Many of you would have heard about the Australian missionary detained in North Korea, facing the very real possibility that he will die there for his “crime” of leaving Christian literature behind. The story is just another example of what a miserable hellhole of a country North Korea is.
Indeed, just this week the UN finally seems to have woken up to what a horrific place this is. In a 372-page report released this week, the UN said Kim Jong-un should face the International Criminal Court for ordering the systematic torture, starvation and killing of his own people, comparable to Nazi-era atrocities.
As one news report said, “The independent investigators’ report cited crimes including murder, torture, rape, abductions, starvation and executions. ‘The gravity, scale and nature of these violations reveal a state that does not have any parallel in the contemporary world,’ it said.”
While I am glad the UN is finally catching on here, it would be interesting to see what the secular body would say about this case. Persecution of Christians is of course widespread there, and the arrest of the Australian missionary is not the first such incident.
His story goes as follows: “An Australian missionary being detained in North Korea left Christian pamphlets in a Buddhist temple, his travel companion says. John Short, 75, who has been arrested previously in China for evangelising, is now facing a potential prison term in the reclusive state. ‘There’s risk involved,’ his wife Karen said in Hong Kong. ‘He knew that too, but when you know what you must do, you do it.’
“Mr Short, who has lived in Hong Kong for 50 years, arrived in Pyongyang on Saturday and was taken from his hotel the next night. His companion Wang Chong told the ABC Mr Short left pamphlets promoting Christianity at the Buddhist temple during a tour. . . . Last year, American missionary Kenneth Bae was sentenced to 15 years of hard labour after being accused of committing hostile acts in North Korea.”
Karen Short said, “I know he’s courageous and he’s in God’s hands”. She also said, “My husband does what he believes is what God wants him to do. Without sounding strange, that’s him, he’s a man of faith. We’re faith missionaries and he believed that we should care and not just talk but do something.”
There are of course not just spiritual considerations which crop up here. There are political considerations as well. And on a political level, Prime Minister Abbott said this, “I do have this message for Australians abroad: you do have to be careful to obey the laws of the country you’re in.”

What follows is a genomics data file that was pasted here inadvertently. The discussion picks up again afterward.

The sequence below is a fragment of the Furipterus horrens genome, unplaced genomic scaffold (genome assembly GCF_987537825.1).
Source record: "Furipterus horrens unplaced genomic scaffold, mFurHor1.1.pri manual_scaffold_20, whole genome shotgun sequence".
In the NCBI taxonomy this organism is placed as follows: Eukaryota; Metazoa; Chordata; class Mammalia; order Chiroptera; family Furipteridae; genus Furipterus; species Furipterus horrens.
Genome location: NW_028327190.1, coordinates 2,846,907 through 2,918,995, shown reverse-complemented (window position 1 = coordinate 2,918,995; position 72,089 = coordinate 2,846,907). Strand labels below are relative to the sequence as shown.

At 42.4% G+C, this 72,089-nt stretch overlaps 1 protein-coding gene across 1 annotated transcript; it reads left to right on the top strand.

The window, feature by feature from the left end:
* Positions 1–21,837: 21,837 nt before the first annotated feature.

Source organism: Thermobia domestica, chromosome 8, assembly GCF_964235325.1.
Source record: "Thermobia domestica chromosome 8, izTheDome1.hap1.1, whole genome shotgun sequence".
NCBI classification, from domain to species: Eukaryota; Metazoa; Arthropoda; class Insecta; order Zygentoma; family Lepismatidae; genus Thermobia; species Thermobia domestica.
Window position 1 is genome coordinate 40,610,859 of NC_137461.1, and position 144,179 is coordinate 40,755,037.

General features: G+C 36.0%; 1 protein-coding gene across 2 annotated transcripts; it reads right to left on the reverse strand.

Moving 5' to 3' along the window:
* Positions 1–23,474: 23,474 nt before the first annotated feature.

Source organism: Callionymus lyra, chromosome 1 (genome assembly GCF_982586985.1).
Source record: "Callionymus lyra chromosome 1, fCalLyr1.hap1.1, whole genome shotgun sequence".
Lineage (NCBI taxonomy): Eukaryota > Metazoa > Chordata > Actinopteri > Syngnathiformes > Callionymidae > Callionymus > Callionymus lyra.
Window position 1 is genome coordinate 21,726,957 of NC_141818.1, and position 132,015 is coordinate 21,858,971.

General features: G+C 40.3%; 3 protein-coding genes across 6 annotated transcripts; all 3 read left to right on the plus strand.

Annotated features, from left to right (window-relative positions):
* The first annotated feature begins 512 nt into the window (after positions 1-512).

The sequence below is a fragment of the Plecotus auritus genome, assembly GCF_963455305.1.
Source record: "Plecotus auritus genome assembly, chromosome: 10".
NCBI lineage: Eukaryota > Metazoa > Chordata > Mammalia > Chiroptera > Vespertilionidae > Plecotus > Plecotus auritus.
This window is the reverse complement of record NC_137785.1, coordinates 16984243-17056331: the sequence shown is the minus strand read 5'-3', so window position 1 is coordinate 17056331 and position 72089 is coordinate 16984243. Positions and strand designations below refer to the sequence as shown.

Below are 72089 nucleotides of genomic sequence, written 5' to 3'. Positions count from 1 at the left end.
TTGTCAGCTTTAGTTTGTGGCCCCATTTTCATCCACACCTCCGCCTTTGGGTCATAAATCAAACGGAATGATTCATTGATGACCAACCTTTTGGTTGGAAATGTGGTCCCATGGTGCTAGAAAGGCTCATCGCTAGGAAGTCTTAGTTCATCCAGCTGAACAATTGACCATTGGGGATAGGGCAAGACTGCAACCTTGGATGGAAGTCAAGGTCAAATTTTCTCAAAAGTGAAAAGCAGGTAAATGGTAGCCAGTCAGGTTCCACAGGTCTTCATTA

All this raises questions of what Christians should do, both at home and abroad, in terms of Christian ministry and witness. I already had one person say elsewhere that Mr Short was unnecessarily taking “stupid risks”. There is no question that he was taking risks, but whether they were stupid or not all depends.
If he was doing what he did by what he perceived to be the express direction of the Lord, then it of course was not stupid. While I cannot say whether this was the case or not for sure – and clearly the Short’s believe it was indeed God’s will for them – it must be pointed out that the history of the expansion of the Christian church is one of risks, maybe even “stupid risks”.
Christians have always risked life and limb to share the good news of Jesus Christ to those who desperately need to hear it. Thus we have Christian missionaries today for example, sharing the gospel in Muslim-majority countries at great risk. All throughout church history believers have taken enormous risks to share the good news of Jesus Christ.
Indeed, the early church was full of such actions. Just read the book of Acts, and see all the courageous – or what some might call foolish and foolhearted – deeds being done by Paul, Peter and others. They bravely defied the authorities, the enraged mobs, and hostile environments to proclaim the gospel message.
Indeed, Jesus himself could have been accused of taking “stupid risks”. He deliberately did things and said things which he knew would get him into big trouble. Others might have advised him to calm down, moderate his words and actions, and try to be more conciliatory.
But Jesus was on a mission, a risky mission, and he knew he would have to pay the ultimate price for it. And so it is today. Obviously in places like North Korea one takes one’s life in one’s hands any time an attempt is made to proclaim biblical truth.
This is also quite true in most Muslim nations. And increasingly in a secular West, it is getting very risky to speak biblical truth in the public arena as well. More and more people are being jailed, fined and losing their jobs for doing this very thing.
So without knowing very much about the Shorts, I can say this much with confidence: I applaud their boldness and their zeal to serve Christ, regardless of the costs. And we of course must pray for John and his family. This is not just a political struggle but ultimately a very real spiritual battle.
And we all can learn some lessons here. We all can be greatly challenged by this couple. John Short knew the risks of sharing the gospel in this demonic and darkened nation. Not bad for a 75-year-old. So the question is: what risks are we taking for Christ and the Kingdom? What brave feats are we performing for the sake of the gospel?
Or have we made it our custom never to take risks, never to rock the boat, and never to defy the system and stand for Christ, regardless of the consequences? Sooner than we realise, we all may have to start making courageous decisions as John Short did. Will you be ready for that?